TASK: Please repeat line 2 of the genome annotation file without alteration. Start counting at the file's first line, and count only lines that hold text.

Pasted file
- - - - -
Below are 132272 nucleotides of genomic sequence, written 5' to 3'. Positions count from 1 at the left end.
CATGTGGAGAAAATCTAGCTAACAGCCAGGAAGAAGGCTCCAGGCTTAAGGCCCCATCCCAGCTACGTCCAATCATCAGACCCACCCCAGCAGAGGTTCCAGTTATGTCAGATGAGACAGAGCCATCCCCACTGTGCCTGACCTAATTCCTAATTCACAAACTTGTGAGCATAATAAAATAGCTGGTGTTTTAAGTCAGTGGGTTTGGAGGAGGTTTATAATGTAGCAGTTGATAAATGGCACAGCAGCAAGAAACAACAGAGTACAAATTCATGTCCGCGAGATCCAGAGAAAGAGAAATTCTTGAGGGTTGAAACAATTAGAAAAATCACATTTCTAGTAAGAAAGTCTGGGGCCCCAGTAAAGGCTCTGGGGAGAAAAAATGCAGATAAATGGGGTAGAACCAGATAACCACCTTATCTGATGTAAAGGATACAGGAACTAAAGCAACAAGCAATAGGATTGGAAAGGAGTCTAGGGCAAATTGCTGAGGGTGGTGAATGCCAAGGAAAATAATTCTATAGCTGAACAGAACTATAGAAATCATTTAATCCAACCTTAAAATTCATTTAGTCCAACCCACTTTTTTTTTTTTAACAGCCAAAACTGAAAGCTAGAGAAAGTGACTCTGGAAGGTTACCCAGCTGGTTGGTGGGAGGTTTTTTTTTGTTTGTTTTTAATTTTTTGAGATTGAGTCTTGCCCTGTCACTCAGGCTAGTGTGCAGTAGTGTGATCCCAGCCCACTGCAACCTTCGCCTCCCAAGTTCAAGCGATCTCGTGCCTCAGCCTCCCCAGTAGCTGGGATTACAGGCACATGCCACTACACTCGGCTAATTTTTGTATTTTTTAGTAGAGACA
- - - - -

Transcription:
CATGTGGAGAAAATCTAGCTAACAGCCAGGAAGAAGGCTCCAGGCTTAAGGCCCCATCCCAGCTACGTCCAATCATCAGACCCACCCCAGCAGAGGTTCCAGTTATGTCAGATGAGACAGAGCCATCCCCACTGTGCCTGACCTAATTCCTAATTCACAAACTTGTGAGCATAATAAAATAGCTGGTGTTTTAAGTCAGTGGGTTTGGAGGAGGTTTATAATGTAGCAGTTGATAAATGGCACAGCAGCAAGAAACAACAGAGTACAAATTCATGTCCGCGAGATCCAGAGAAAGAGAAATTCTTGAGGGTTGAAACAATTAGAAAAATCACATTTCTAGTAAGAAAGTCTGGGGCCCCAGTAAAGGCTCTGGGGAGAAAAAATGCAGATAAATGGGGTAGAACCAGATAACCACCTTATCTGATGTAAAGGATACAGGAACTAAAGCAACAAGCAATAGGATTGGAAAGGAGTCTAGGGCAAATTGCTGAGGGTGGTGAATGCCAAGGAAAATAATTCTATAGCTGAACAGAACTATAGAAATCATTTAATCCAACCTTAAAATTCATTTAGTCCAACCCACTTTTTTTTTTTTAACAGCCAAAACTGAAAGCTAGAGAAAGTGACTCTGGAAGGTTACCCAGCTGGTTGGTGGGAGGTTTTTTTTTGTTTGTTTTTAATTTTTTGAGATTGAGTCTTGCCCTGTCACTCAGGCTAGTGTGCAGTAGTGTGATCCCAGCCCACTGCAACCTTCGCCTCCCAAGTTCAAGCGATCTCGTGCCTCAGCCTCCCCAGTAGCTGGGATTACAGGCACATGCCACTACACTCGGCTAATTTTTGTATTTTTTAGTAGAGACA